For more than 500 years, humans have mastered the art of refracting light by shaping glass into lenses, then bending or combining those lenses to amplify and clarify images either close up or far away.
But in the last decade or so, a group led by scientist Federico Capasso at Harvard University has begun to transform the field of optics by engineering flat optics metasurfaces, employing an array of millions of tiny microscopically thin and transparent quartz pillars to diffract and mold the flow of light in much the same way as a glass lens, but without the aberrations that naturally limit the glass.
The technology was selected as among the Top 10 Emerging Technologies by the World Economic Forum (WEF) in 2019, which remarked that these increasingly smaller, clearer lenses would soon begin to be seen in camera phones, sensors, optical-fiber lines and medical-imaging devices, such as endoscopes.
“Making the lenses used by mobile phones, computers and other electronic devices smaller has been beyond the capabilities of traditional glass cutting and glass curving techniques,” according to the WEF. “…These tiny, thin, flat lenses could replace existing bulky glass lenses and allow further miniaturization in sensors and medical imaging devices.”
Making metalenses ‘reconfigurable’
Now, Case Western Reserve University physics professor Giuseppe Strangi and collaborators at Harvard have taken a step toward making these “metalenses” even more useful—by making them reconfigurable.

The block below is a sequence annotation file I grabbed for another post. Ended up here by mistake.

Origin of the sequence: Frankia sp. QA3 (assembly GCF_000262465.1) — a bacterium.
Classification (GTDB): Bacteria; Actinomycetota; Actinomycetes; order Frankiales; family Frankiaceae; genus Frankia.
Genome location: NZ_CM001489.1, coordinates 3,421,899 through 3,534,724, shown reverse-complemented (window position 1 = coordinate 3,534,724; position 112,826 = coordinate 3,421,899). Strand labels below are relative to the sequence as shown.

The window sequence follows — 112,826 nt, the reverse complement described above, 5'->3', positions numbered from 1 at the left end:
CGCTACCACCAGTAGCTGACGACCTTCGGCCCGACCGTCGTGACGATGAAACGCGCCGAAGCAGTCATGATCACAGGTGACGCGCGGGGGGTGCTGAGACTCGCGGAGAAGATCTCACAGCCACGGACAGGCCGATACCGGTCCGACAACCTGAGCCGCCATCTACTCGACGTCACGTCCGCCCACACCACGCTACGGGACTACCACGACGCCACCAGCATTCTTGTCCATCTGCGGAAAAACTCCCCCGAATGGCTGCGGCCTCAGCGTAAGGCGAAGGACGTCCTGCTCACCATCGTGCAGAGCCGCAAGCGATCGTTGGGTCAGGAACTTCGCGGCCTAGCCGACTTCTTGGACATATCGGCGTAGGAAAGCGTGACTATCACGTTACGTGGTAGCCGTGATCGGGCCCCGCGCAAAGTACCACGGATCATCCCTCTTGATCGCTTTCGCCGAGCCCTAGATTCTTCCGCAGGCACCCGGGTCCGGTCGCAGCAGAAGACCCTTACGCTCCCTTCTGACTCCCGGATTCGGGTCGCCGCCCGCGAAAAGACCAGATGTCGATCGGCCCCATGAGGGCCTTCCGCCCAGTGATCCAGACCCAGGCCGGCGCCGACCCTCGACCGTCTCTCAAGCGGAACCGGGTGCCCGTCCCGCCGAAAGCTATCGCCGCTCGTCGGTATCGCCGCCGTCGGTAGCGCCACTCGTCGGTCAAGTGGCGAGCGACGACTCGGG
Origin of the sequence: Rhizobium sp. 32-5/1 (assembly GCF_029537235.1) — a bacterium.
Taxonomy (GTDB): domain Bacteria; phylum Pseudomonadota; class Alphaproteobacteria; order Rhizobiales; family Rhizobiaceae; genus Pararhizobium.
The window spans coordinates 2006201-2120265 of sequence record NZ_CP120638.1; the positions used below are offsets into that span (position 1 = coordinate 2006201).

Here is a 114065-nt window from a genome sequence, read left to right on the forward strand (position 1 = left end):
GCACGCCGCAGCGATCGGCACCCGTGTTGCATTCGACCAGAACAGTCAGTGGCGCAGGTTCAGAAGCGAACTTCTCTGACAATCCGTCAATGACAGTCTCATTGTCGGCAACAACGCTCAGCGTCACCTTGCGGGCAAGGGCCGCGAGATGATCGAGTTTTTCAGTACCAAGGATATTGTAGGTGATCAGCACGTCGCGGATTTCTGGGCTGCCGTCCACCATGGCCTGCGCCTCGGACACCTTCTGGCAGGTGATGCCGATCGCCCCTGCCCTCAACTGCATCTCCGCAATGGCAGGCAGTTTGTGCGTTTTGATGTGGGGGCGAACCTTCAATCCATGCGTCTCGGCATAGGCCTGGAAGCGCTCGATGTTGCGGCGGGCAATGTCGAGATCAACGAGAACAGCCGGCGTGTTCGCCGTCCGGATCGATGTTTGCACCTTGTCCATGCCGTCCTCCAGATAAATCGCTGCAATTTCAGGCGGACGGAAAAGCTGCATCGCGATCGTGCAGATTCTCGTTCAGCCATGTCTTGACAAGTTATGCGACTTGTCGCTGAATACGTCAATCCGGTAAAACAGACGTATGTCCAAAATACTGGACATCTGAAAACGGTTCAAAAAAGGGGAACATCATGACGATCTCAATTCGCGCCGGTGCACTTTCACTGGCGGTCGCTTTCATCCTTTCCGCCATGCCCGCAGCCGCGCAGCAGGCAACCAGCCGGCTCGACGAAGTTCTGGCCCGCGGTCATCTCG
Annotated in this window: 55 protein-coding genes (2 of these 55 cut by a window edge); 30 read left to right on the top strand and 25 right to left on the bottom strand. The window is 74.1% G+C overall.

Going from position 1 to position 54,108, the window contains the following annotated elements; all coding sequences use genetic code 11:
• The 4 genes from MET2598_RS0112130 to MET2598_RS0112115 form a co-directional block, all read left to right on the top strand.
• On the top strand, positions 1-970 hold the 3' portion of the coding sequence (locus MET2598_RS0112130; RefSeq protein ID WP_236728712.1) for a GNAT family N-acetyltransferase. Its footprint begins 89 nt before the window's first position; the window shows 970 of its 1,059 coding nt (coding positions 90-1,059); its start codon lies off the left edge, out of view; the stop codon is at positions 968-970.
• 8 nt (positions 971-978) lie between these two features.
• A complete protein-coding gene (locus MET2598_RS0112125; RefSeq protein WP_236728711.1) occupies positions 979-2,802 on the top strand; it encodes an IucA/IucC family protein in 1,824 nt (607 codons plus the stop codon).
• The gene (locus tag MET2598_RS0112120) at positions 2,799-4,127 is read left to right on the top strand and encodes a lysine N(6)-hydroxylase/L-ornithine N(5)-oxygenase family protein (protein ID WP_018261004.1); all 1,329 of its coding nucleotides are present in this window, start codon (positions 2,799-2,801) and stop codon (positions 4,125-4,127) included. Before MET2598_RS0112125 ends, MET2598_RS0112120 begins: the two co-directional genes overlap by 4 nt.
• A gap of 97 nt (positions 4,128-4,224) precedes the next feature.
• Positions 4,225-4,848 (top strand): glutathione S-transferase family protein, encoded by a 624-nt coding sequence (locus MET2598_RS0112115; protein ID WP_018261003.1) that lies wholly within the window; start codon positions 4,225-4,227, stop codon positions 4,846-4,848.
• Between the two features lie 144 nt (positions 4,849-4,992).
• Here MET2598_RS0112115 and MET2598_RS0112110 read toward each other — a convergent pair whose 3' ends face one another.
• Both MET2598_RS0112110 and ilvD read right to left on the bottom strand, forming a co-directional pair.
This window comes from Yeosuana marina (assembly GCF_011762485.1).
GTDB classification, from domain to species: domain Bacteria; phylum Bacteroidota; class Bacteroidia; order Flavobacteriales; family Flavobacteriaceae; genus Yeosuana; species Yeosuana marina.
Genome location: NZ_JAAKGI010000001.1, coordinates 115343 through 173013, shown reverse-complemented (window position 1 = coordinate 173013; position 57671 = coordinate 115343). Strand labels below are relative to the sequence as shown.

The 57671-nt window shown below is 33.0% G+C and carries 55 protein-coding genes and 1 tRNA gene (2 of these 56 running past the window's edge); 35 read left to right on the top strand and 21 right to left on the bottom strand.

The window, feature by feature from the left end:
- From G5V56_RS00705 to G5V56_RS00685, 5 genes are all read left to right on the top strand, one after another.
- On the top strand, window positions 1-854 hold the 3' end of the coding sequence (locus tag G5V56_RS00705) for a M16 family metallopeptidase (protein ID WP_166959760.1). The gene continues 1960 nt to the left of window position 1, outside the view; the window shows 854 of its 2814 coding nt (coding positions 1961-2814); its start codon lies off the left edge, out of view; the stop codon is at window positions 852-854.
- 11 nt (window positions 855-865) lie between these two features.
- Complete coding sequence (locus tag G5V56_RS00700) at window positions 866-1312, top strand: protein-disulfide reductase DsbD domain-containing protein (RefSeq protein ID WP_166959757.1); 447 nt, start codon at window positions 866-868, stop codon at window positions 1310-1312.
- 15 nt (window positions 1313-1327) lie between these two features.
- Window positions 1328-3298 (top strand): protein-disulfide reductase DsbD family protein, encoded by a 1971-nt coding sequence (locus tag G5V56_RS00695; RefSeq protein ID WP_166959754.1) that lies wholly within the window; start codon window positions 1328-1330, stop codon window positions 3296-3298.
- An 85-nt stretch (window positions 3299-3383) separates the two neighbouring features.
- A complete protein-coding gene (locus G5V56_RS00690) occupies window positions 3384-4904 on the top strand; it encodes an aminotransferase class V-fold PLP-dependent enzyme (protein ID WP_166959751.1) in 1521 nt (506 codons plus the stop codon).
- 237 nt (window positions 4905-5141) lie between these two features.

They did this by harnessing nanoscale forces to infiltrate liquid crystals between those microscopic pillars, allowing them to shape and diffract the light in completely new ways—“tuning” the focusing power, Strangi said.
Liquid crystals are especially useful because they can be manipulated thermally, electrically, magnetically or optically, which creates the potential for the flexible or reconfigurable lenses.
“We believe that this holds the promise to revolutionize optics as we know it since the 16th century,” said Strangi, whose Nanoplasm Lab at Case Western Reserve investigates “extreme optics” and the “interaction of light and matter at nanoscale,” among other matters.
Until recently, once a glass lens was shaped into a rigid curve, it could only bend the light in one way, unless combined with other lenses or physically moved, Strangi said.
Metalenses changed that, since they allow the scientist to manage the wavefront by controlling phase, amplitude and polarization of the light.
Now, by controlling the liquid crystal, the researchers have been able move these new class of metalenses towards new scientific and technological endeavors to generate reconfigurable structured light.
“This is just the first step, but there are many possibilities for using these lenses, and we have already been contacted by companies interested in this technology,” Strangi said.
The paper announcing the breakthrough was published in early August by the Proceedings of the National Academy of Sciences (PNAS).
Read the original article on Case Western Reserve University.